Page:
Well, you won't go broke doing this, but when we actually hit a serious downturn, I can say from experience that it really feels shitty to be in the situation with your equity decimated and all these loans hanging over your head.  It does work out in the long term (assuming you haven't done something really catastrophic on your investments) but it doesn't feel good at all.

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GIVE ME ALL THE MONEY.

Agreed. Same situation - mortgage, car payment, refi'd student loans, and any other loan i can get below 4%. We have the entire world to invest in, and the hurdle is 4%.

 

Well, you won't go broke doing this, but when we actually hit a serious downturn, I can say from experience that it really feels shitty to be in the situation with your equity decimated and all these loans hanging over your head.  It does work out in the long term (assuming you haven't done something really catastrophic on your investments) but it doesn't feel good at all.

 

+1

 

Plus you won't have any room to invest when things get cheap.

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GIVE ME ALL THE MONEY.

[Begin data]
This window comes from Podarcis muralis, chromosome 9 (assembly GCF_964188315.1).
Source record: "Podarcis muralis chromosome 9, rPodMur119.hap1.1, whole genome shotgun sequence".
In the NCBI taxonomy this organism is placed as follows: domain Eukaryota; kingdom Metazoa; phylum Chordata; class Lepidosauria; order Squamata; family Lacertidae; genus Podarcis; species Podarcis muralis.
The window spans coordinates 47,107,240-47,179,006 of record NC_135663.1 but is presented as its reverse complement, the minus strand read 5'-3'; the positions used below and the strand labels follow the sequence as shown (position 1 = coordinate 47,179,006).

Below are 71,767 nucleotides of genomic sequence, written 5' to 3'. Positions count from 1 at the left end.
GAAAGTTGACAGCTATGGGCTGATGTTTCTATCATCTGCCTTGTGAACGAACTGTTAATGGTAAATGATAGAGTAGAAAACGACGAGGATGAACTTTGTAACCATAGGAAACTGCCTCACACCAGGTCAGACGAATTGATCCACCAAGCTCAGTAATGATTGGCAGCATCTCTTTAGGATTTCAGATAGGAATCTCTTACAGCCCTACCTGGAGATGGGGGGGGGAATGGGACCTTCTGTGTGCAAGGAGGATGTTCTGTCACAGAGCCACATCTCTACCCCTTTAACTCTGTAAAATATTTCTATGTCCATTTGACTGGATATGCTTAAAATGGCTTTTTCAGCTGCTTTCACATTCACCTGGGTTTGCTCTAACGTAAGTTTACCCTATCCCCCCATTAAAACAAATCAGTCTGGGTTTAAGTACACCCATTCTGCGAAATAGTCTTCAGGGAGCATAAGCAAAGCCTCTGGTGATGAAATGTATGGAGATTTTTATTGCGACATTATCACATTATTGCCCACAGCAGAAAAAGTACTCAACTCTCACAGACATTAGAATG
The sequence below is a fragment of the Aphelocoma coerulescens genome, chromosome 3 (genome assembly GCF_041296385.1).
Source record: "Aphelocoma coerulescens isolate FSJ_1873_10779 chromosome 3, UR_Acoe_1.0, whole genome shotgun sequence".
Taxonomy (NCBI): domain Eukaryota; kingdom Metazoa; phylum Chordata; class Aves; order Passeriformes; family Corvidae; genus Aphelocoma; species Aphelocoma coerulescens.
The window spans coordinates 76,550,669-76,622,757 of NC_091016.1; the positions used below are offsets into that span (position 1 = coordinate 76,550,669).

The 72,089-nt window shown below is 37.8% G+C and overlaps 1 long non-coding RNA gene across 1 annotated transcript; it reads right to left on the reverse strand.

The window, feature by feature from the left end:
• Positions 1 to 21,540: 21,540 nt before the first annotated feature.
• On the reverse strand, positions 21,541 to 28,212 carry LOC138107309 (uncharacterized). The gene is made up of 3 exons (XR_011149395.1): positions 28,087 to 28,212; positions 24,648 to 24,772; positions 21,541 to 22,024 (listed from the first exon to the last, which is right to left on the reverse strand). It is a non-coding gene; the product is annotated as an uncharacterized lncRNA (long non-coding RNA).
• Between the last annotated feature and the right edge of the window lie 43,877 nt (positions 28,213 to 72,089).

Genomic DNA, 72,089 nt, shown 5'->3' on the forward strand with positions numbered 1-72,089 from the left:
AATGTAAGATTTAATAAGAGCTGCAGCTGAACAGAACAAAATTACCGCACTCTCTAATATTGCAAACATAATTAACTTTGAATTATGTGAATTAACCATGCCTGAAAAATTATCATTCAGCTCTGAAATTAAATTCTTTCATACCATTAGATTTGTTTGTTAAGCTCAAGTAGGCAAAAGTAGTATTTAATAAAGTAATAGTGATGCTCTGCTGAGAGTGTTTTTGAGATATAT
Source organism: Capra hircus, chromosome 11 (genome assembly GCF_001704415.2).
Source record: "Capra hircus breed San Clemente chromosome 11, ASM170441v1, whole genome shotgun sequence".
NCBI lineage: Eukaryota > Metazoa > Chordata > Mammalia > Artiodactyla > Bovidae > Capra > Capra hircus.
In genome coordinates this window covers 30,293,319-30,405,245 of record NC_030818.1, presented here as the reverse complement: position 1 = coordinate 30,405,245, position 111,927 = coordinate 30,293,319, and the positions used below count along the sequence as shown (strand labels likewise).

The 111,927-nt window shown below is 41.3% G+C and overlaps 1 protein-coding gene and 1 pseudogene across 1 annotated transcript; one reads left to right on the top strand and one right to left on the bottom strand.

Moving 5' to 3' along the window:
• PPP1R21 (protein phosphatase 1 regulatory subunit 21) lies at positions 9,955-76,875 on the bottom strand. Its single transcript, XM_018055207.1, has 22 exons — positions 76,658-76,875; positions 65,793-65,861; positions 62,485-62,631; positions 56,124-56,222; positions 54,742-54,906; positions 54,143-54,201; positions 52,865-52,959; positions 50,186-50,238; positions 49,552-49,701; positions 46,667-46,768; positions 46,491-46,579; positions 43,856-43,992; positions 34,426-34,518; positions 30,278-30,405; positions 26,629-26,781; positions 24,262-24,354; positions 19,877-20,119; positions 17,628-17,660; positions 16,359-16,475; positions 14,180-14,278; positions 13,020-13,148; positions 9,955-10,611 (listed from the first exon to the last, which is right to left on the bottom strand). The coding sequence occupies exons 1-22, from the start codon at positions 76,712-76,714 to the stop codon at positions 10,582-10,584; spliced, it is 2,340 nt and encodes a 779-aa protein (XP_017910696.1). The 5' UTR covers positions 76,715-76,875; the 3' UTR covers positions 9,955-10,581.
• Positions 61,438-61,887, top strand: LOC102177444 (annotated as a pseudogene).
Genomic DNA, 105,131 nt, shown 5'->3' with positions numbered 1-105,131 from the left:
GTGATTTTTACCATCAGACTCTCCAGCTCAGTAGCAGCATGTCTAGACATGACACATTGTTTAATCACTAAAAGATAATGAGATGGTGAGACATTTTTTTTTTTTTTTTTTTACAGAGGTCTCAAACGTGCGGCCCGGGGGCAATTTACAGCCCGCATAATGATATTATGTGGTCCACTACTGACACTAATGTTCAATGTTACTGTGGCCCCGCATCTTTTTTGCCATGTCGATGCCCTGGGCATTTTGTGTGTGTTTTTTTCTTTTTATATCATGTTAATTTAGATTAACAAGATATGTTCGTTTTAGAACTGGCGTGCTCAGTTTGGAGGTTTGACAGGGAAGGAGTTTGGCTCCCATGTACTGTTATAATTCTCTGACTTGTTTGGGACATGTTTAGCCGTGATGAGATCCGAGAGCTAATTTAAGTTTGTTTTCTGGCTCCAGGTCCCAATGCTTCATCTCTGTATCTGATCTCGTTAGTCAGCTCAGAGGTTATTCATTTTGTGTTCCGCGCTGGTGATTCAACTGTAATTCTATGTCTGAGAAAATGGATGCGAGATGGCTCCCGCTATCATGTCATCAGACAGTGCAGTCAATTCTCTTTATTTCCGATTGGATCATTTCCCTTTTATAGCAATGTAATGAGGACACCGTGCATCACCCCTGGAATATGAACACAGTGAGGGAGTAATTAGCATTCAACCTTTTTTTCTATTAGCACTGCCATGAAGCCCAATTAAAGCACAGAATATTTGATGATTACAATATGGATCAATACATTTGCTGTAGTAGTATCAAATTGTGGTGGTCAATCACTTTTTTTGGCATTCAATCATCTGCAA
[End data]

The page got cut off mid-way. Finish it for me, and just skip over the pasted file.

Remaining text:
Agreed. Same situation - mortgage, car payment, refi'd student loans, and any other loan i can get below 4%. We have the entire world to invest in, and the hurdle is 4%.

 

Well, you won't go broke doing this, but when we actually hit a serious downturn, I can say from experience that it really feels shitty to be in the situation with your equity decimated and all these loans hanging over your head.  It does work out in the long term (assuming you haven't done something really catastrophic on your investments) but it doesn't feel good at all.

 

Fair point!

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My heloc and the money from car are not invested. They will be doing nothing until a good size correction 20% plus. Not even all my cash is invested, I simply like the low hurdle rate and having the ability to pounce when truly cheap things come about.

 

Also, my nut is nothing, cheap house with a mother in law in the basement being rented, only debt is 8 year car loan and mortgage. If needed I can live on 20k/year. My heloc itself can sustain me for three years if needed while still having 20% equity remaining if it's maxed out.

 

Just pointing this out before some young investors get too many ideas about maxing out debts to invest in equities, I expect once or twice a decade at opportune times I'll be in that position.